A standard three-pin fan plug will fit the 4-pin connector on the motherboard; just push it over the appropriate three pins and avoid the one the blue wire would have been connected to.

Although the fan is now offset by nearly an inch, the CPU is really cool – about 25C. The down side is that it’s always running full-blast and it’s a tad noisy. Does anyone know where I can get a FMD1208PKV1-A with a PWM wire cheap?

New Trojan scam

Earlier this evening I intercepted a single instance of a new Trojan malware ploy, which may be of interest.

Unlike most of these scams, this one was written in good English and sounded very plausible. It was sent directly to a mail host and was pretending to come from the administrator of that host, stating that the mail server was going to be upgraded on a specific date in the near future and the SSI(sic) certificate was going to change. It instructed the recipient to download an update for the (supposed) Windows PC you were using, and this would install he new certificate. It used a mangled URL that looked like it came from the mail hosting provider.

These people are using ‘clean’ IP addresses to send from so they won’t appear in lists of known spammers. The URL for the download ( was freshly registered, and this was the only thing about it that an automated spam detector would have noticed.

A lot of people may be fooled by this. Watch this space.

Micro Men – Acorn vs Sinclair

The BBC has, for once, come up with a one-off programme I actually enjoyed – Micro Men. It’s screening now (several times) on BBC4, and if you were around at the start of the micro computer era you really should watch it. It looks like it was made for us nerds.

It deals with the rivalry between Sinclair and Acorn in the UK home computer market. Okay, it takes a lot of liberties with events and totally ignores the rest of the industry – the best you can say is that it’s fiction based on history. But if you look beyond that, the background detail was completely amazing. And I’m not just talking about having the correct covers on the issues of PCW, although this was nice to see.

For a start, look at the posters on the walls – they’re spot on. Then look at the electronics they’re playing with in the lab. That’s either the guts of a real Acorn Atom or it’s a very good reproduction, even though the chips, which would have been more interesting, are hidden on the reverse. The software on the shelves at WH Smith looks like the real thing, in the real packaging.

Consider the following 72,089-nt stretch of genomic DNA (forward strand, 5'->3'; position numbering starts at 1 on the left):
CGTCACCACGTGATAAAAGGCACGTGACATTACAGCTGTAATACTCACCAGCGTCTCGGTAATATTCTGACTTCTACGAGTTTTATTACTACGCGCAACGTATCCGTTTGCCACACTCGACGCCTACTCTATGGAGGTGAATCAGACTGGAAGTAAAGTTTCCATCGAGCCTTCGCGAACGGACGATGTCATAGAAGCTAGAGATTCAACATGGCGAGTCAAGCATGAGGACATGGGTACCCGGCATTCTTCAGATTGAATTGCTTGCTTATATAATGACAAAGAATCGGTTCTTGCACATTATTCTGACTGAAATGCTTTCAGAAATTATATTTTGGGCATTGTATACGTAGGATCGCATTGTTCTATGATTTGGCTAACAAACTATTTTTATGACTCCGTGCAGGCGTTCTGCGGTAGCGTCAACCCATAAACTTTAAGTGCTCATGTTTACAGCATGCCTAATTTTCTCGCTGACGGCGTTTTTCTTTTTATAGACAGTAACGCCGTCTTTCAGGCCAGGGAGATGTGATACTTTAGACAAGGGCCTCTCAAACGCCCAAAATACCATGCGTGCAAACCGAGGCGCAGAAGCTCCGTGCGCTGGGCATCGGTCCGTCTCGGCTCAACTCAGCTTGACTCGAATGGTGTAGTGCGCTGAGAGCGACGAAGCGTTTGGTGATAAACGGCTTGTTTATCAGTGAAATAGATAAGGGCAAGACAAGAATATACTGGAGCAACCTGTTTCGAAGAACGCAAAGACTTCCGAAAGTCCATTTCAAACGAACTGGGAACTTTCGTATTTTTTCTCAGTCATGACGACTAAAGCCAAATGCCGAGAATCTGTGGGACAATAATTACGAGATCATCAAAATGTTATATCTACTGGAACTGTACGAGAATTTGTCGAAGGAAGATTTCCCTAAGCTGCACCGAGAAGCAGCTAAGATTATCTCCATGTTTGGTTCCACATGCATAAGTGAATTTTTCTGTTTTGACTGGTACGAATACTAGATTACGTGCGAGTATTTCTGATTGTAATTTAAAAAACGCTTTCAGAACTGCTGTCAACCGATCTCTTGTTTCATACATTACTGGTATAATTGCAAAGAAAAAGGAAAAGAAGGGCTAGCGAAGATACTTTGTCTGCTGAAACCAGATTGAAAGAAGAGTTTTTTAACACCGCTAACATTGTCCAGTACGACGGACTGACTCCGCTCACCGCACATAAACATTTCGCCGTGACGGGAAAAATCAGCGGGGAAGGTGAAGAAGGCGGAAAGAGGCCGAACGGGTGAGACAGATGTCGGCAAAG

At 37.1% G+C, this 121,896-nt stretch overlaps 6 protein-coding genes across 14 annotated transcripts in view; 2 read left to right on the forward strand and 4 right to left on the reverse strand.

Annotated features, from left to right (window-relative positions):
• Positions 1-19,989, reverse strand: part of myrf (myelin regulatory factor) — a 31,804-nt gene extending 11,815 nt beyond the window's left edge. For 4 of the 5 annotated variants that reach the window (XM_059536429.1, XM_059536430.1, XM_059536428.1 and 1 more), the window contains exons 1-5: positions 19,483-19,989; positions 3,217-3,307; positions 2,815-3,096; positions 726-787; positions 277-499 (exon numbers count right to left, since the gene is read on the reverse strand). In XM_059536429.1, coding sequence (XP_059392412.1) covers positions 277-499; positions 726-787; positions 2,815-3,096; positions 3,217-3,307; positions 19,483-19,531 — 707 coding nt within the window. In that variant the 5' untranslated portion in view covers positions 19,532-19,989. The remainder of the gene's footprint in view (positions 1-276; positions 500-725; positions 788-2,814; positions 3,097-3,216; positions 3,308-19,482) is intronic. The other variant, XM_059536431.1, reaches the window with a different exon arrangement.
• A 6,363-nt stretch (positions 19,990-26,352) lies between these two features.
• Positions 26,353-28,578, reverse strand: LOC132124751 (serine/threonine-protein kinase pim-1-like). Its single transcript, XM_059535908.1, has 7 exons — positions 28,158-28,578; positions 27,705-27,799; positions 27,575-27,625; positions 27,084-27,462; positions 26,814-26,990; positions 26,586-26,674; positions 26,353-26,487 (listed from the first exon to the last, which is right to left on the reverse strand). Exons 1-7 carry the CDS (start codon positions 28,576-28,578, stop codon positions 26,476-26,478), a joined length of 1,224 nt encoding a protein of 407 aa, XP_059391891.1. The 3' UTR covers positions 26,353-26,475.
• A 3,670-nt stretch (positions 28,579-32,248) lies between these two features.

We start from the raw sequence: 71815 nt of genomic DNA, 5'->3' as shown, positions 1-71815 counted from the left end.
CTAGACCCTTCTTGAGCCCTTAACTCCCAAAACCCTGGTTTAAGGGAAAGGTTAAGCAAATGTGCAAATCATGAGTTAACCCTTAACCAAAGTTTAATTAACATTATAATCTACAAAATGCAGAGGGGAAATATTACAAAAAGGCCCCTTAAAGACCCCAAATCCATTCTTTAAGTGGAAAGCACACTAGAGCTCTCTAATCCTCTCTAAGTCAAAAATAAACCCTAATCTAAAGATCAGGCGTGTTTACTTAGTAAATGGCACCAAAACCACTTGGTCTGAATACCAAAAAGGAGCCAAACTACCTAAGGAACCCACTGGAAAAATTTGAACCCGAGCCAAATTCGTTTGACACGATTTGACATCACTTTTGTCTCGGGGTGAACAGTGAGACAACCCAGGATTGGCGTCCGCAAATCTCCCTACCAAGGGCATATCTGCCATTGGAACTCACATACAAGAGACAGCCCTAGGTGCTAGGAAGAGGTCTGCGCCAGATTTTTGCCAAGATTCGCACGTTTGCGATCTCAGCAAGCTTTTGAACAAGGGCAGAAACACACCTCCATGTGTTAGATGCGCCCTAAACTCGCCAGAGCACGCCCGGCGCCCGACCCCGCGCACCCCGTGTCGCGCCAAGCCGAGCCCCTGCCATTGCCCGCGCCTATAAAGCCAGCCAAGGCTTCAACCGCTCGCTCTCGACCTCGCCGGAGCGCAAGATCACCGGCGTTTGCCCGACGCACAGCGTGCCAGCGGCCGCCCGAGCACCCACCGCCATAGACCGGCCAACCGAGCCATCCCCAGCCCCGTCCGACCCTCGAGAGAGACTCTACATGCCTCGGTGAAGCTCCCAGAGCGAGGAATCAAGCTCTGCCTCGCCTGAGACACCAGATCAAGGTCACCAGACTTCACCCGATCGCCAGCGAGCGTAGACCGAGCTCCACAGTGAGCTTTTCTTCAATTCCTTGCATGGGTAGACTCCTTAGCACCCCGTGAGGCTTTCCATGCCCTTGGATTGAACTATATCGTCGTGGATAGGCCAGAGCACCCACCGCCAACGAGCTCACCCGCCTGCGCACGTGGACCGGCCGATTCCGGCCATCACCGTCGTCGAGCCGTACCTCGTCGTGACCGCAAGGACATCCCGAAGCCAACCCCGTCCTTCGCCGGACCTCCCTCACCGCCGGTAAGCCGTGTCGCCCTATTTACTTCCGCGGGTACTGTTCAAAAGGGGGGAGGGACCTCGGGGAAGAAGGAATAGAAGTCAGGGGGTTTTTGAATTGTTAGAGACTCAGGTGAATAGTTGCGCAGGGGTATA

In the closing scenes, where Chris Curry and Herman Hauser are discussing where it all went wrong, the whiteboard behind them contains the instantly recognisable design goals of the Acorn RISC Machine (ARM). Even the briefcases the men from the ministry carried – I bought one just like that in 1978 and I’ve still got it!

Someone was obviously paying a great deal of attention to such detail, and I didn’t see anyone mentioned in the credits who could have supplied it. But could it have been Roger Wilson, the genius I’ve always believed to be behind Acorn/BBC BASIC? He featured prominently in the depiction of the Acorn team, whereas Andy Hopper was nowhere to be seen; although this is perfectly reasonable from a dramatic sense

Roger Wilson has subsequently changed to Sophie Wilson, and I got a call from an old friend claiming that she appeared (unaccredited) in a cameo role as the barmaid. I never remember meeting Roger Wilson in person, so can’t tell, but it’s plausible when looking at it again.

The final scene, where Clive Sinclair drives a C5 down a runway only to be overtaken by two lorries, one from Microsoft and one from HP is obviously symbolic of the thrust of the whole film. Romantic, but wrong, of course. We’d all been using microcomputers with Microsoft software for a couple of years before either Sinclair or Acorn came on the scene with their ultra low-cost offerings. Like most people I knew, we avoided the newcomers because they were too cut-down an unsuitable for general nerd activities – particularly interfacing to things. And their manufactured PCBs used hairline copper tracks that were covered in solder-resist – difficult to rework.

Acorn and Sinclair started too late, and ended up building the machines we all wanted in 1980. By 1984 the bulk of computers were being sold not to enthusiasts, but users wanting pre-packaged software running CP/M or MS-DOS – and the Apple Macintosh was on the scene showing the way forward. The Mac booted into user-mode whereas previous machines started with the BASIC programming prompt.

What they didn’t realise was that we were never going to become a nation of computer programmers, we were going to become computer users. And the rest is history.

Outlook Send and Receive Dialog

If you’re having problems with Outlook insisting on showing you a send/receive dialog even when you have checked the box to hide it in future the solution seems to be simple. Go to the View menu and make sure “Status Bar” is ticked at the bottom.